Lenders of the funds are approved SBA lenders. However, it is anticipated that most banks will likely be participating. Below are some more specifics on how this may work.
Borrowers are eligible if they have less than 500 employees. Certain industries may also be eligible, even if they have more than 500 employees. Non-profit organizations are also eligible. Self-employed individuals and independent contractors are also eligible to apply.
Eligible borrowers can be loaned up to 2.5x their average monthly payroll costs for the prior year (not to exceed $10 million). Payroll costs will be capped at $100,000 annualized for each employee.
Payroll costs include not only gross salaries and wages, but also paid leave (sick pay, paid vacation), health insurance expenses paid by the employer, retirement expenses, and state or local employer payroll taxes.
Excluded from payroll costs are compensation over $100,000 per individual (annually), compensation for employees not living in the United States, and qualified sick or expanded FMLA leave paid under the Families First Coronavirus Response Act.
For a sole proprietor or independent contractor, payroll costs include wages, commissions, income, or net earnings from self-employment, capped at $100,000 on an annualized basis. Independent contractors will likely file for their own PPP, but more guidance on this is coming.
The biggest part of this program comes from the loan forgiveness aspect. Borrowers may be eligible for the loan to be forgiven for qualified expenses in the 8-week period starting on the loan origination date, from 2/15/20 – 6/30/20.
Expenses that are eligible for the loan forgiveness include payroll costs (as defined above), mortgage interest payments, rent, or utility payments. Note – all items must have been in effect prior to 2/15/20. It is anticipated that due to high demand, at least 75% of the forgiven amount must have been used for payroll.
In order to qualify for the loan forgiveness, the number of employees must be retained, and generally at the same pay rates. So, the amount of the loan that will be forgiven will be reduced by any reduction in the number of employees compared to the same time frame from 2019. The borrower may elect to compare the number of employees during the 8-week period to the first two months of 2020 (1/1 – 2/29/20). The amount of the loan forgiveness will also be reduced if any employee’s pay is reduced more than 25% of their compensation. In short, in order to qualify for loan forgiveness, payroll and staff must be maintained.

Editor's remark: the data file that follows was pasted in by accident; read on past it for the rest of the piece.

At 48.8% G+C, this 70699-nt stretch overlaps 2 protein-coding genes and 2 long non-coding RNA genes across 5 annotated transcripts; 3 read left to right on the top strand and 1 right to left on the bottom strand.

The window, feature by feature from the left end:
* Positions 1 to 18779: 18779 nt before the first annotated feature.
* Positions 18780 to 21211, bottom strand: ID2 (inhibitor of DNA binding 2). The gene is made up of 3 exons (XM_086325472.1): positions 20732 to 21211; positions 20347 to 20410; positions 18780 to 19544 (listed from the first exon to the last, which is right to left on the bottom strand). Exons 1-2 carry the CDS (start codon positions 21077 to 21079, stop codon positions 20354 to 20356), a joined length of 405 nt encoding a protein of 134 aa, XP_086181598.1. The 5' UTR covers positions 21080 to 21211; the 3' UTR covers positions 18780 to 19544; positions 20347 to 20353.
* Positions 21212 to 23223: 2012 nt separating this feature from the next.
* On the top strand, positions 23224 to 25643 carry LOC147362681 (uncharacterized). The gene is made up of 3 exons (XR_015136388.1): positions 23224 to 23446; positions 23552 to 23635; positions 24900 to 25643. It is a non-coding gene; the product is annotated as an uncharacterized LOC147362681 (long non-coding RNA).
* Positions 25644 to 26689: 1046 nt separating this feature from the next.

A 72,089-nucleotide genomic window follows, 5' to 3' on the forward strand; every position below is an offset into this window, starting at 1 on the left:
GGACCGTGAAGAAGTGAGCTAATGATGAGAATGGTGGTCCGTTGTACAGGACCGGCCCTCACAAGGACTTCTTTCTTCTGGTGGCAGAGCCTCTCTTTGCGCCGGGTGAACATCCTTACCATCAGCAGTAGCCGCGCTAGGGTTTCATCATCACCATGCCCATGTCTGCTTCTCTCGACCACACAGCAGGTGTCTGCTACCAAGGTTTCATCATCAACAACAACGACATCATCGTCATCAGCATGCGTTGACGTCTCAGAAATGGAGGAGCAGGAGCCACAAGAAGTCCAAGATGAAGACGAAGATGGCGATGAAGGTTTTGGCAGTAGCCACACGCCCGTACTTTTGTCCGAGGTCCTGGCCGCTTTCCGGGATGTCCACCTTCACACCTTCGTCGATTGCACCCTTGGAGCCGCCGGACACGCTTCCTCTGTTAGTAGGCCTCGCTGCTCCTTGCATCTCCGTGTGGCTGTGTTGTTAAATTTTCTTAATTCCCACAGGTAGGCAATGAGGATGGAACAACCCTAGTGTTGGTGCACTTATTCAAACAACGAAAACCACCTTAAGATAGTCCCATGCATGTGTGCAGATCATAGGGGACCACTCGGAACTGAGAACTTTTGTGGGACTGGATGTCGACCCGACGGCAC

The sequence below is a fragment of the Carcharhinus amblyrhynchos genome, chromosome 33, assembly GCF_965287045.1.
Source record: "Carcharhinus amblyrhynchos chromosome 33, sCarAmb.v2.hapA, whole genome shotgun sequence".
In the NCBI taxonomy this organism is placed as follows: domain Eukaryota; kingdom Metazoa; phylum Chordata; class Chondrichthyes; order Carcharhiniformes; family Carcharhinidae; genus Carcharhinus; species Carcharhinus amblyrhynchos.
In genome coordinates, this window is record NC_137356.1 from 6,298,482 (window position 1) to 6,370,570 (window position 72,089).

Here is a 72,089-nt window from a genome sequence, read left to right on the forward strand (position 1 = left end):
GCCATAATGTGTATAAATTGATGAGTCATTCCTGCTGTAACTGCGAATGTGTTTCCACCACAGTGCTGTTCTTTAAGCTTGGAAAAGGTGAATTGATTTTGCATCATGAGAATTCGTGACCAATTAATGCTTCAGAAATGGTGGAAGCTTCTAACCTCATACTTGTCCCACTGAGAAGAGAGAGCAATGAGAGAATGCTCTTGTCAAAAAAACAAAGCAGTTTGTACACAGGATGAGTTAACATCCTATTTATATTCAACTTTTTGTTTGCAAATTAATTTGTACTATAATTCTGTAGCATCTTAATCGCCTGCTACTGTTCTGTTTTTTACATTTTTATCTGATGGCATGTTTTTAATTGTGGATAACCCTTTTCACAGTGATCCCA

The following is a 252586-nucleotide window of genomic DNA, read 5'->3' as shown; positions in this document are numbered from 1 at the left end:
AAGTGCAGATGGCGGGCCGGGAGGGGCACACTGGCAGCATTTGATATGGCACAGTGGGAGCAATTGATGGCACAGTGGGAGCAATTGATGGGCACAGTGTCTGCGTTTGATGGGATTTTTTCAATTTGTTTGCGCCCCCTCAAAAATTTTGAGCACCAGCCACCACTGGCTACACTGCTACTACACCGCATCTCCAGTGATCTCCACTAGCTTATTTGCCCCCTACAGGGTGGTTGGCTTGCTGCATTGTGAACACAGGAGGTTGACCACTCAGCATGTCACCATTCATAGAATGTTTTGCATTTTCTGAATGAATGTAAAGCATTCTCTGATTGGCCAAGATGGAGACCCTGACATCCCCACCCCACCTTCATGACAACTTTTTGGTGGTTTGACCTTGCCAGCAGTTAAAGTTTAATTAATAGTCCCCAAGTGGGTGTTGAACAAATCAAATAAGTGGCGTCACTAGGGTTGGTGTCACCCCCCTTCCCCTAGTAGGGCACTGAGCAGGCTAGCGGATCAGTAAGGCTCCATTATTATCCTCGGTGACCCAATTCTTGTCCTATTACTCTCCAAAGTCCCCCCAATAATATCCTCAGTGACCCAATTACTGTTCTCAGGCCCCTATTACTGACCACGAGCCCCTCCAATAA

If the borrower had previously laid off employees, they will not be penalized provided the laid-off employees are rehired before June 30, 2020.
Loan payments will be deferred for 6 months. The amount of the loan that is not forgiven will have a 2-year term and be at 1% fixed rate.
Loan applications will be accepted starting April 3 for small businesses and sole proprietors. Loan applications will be accepted starting April 10 for independent contractors and self-employed individuals. Applications may be made through any existing SBA lender or through most banks. Due to expected high demand, I would recommend gathering documentation and applying earlier to ensure funds are available.
As a part of the application, borrowers must certify that the economic uncertainty makes the loan necessary to support ongoing operations; that the funds will be used to retain workers and maintain payroll or to make mortgage, lease, and utility payments; and the borrower has not received another loan under the program. Borrowers may also need to include the anticipated uses of the funds (between the eligible expense categories).
Emergency Economic Injury Disaster Loans (EIDL)
Eligibility is expanded to sole proprietors and independent contractors. In addition to small businesses, non-profit organizations and cooperatives are also eligible.
These grants provide an option for a $10,000 cash advance that does not have to be paid back if used for the below items.
- Providing sick leave to employees unable to work as a result of COVID-19
- Maintaining payroll to keep employees